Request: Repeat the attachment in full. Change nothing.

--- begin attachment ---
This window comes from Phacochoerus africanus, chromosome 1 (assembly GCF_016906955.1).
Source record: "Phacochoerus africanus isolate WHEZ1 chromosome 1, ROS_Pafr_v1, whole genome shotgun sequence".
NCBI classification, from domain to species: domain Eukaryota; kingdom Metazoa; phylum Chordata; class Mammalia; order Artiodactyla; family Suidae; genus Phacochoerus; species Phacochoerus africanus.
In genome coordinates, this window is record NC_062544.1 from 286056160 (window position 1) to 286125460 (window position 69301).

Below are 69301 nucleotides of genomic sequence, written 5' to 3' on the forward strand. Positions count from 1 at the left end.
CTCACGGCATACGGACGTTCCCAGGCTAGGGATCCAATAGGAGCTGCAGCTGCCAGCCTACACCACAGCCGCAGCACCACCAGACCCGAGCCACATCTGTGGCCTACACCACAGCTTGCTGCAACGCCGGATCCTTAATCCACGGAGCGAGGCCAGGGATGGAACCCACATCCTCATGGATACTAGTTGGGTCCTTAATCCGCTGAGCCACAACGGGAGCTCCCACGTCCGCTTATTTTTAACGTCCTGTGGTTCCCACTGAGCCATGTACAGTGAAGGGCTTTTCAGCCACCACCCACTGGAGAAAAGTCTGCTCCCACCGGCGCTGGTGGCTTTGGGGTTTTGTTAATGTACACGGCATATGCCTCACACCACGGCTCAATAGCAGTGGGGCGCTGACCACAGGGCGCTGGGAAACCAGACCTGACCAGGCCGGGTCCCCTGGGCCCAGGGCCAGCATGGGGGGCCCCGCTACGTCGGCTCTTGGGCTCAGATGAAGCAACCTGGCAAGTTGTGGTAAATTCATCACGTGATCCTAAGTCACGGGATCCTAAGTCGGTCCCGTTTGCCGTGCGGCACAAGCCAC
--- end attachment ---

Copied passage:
This window comes from Phacochoerus africanus, chromosome 1 (assembly GCF_016906955.1).
Source record: "Phacochoerus africanus isolate WHEZ1 chromosome 1, ROS_Pafr_v1, whole genome shotgun sequence".
NCBI classification, from domain to species: domain Eukaryota; kingdom Metazoa; phylum Chordata; class Mammalia; order Artiodactyla; family Suidae; genus Phacochoerus; species Phacochoerus africanus.
In genome coordinates, this window is record NC_062544.1 from 286056160 (window position 1) to 286125460 (window position 69301).

Below are 69301 nucleotides of genomic sequence, written 5' to 3' on the forward strand. Positions count from 1 at the left end.
CTCACGGCATACGGACGTTCCCAGGCTAGGGATCCAATAGGAGCTGCAGCTGCCAGCCTACACCACAGCCGCAGCACCACCAGACCCGAGCCACATCTGTGGCCTACACCACAGCTTGCTGCAACGCCGGATCCTTAATCCACGGAGCGAGGCCAGGGATGGAACCCACATCCTCATGGATACTAGTTGGGTCCTTAATCCGCTGAGCCACAACGGGAGCTCCCACGTCCGCTTATTTTTAACGTCCTGTGGTTCCCACTGAGCCATGTACAGTGAAGGGCTTTTCAGCCACCACCCACTGGAGAAAAGTCTGCTCCCACCGGCGCTGGTGGCTTTGGGGTTTTGTTAATGTACACGGCATATGCCTCACACCACGGCTCAATAGCAGTGGGGCGCTGACCACAGGGCGCTGGGAAACCAGACCTGACCAGGCCGGGTCCCCTGGGCCCAGGGCCAGCATGGGGGGCCCCGCTACGTCGGCTCTTGGGCTCAGATGAAGCAACCTGGCAAGTTGTGGTAAATTCATCACGTGATCCTAAGTCACGGGATCCTAAGTCGGTCCCGTTTGCCGTGCGGCACAAGCCAC